The GMAT is important for b-school admissions. But does it predict success beyond that? GMAC never claimed that it does, and according to research from the Rotman School of Management at the University of Toronto, the answer is no: their data suggests that the GMAT is not predictive of employability.
Their study is based on a review of Rotman MBA grads’ admission files and employment outcomes over several years. They analyzed numerous factors, including students’ performance on admission interviews, their undergrad GPAs, their TOEFL scores, their Analytical Writing Assessment (AWA) scores, their years of pre-MBA work experience, etc. Each of these elements was found to be more meaningful for candidates’ future employability than their GMAT scores. For example, a strong AWA or admissions interview was found to be predictive of future employment success, while 10+ years of work experience proved to be a warning sign, with these candidates more likely to be unemployed 3 months after graduation.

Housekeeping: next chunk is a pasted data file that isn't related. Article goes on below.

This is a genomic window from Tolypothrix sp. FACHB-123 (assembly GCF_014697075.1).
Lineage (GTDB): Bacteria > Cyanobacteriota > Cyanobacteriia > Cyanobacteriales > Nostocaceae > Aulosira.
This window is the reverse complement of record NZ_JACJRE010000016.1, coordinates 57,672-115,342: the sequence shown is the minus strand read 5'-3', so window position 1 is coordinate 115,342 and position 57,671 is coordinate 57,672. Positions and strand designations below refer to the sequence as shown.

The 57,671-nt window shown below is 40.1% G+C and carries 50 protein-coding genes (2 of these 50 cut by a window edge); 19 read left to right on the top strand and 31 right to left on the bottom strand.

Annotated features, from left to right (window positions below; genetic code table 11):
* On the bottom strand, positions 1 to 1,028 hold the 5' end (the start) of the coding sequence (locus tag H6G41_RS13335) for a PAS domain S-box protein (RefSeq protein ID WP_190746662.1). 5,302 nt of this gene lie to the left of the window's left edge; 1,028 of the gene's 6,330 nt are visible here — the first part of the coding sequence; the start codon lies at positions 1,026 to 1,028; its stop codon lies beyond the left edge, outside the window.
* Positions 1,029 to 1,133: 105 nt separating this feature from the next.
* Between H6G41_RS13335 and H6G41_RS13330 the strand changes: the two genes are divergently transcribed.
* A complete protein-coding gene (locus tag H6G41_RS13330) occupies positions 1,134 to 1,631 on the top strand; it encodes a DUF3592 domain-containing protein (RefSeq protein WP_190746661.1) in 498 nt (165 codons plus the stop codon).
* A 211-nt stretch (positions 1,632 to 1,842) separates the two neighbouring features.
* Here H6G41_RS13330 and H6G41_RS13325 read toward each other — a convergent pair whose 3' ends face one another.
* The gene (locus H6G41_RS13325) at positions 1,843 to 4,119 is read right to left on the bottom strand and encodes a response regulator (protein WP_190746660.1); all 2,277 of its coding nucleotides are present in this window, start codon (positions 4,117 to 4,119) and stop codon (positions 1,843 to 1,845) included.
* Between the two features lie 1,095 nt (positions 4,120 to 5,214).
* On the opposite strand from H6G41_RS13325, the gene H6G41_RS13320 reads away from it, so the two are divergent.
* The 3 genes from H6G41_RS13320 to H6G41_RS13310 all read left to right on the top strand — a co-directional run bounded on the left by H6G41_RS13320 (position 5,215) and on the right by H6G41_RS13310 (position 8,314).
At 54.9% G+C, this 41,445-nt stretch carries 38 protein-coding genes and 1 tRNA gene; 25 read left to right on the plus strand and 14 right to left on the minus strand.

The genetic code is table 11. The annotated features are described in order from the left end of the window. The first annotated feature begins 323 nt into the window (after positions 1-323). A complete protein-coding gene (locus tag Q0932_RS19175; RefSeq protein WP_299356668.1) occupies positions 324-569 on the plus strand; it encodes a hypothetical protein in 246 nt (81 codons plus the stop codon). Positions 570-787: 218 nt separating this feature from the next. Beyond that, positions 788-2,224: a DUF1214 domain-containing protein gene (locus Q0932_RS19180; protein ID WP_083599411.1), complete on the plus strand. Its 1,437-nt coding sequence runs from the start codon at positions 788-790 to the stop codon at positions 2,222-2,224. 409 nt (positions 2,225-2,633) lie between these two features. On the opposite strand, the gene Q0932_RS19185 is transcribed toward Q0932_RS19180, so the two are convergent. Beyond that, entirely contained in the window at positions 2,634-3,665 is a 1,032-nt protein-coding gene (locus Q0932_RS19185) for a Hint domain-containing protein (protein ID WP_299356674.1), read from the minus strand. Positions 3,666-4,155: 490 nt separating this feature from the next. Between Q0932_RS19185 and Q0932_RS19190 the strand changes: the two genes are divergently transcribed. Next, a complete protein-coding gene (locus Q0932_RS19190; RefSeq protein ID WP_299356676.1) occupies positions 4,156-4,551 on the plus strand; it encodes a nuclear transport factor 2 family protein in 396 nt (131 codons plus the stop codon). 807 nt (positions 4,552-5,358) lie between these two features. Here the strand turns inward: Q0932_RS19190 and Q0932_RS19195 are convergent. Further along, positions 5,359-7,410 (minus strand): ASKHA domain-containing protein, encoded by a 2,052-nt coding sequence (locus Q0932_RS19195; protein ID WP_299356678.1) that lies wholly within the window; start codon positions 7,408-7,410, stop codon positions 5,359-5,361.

Because of the significance of rankings that use GMAT scores, such as US News, the GMAT can take on an outsized importance, with schools often reserving scholarship funds for high scorers in a bid to boost their averages.
With this research in hand, Rotman plans to consider a range of factors as it builds its class—particularly achievements and qualities, such as communication skills, that indicate that a candidate has strong potential for success both in b-school and in his/her future career. While Rotman will continue to use the GMAT in admissions, and the admissions office will make sure that Rotman’s average GMAT does not dip below 660, the admissions staff will place increased emphasis on factors such as the AWA and the interview, especially when awarding scholarship funds.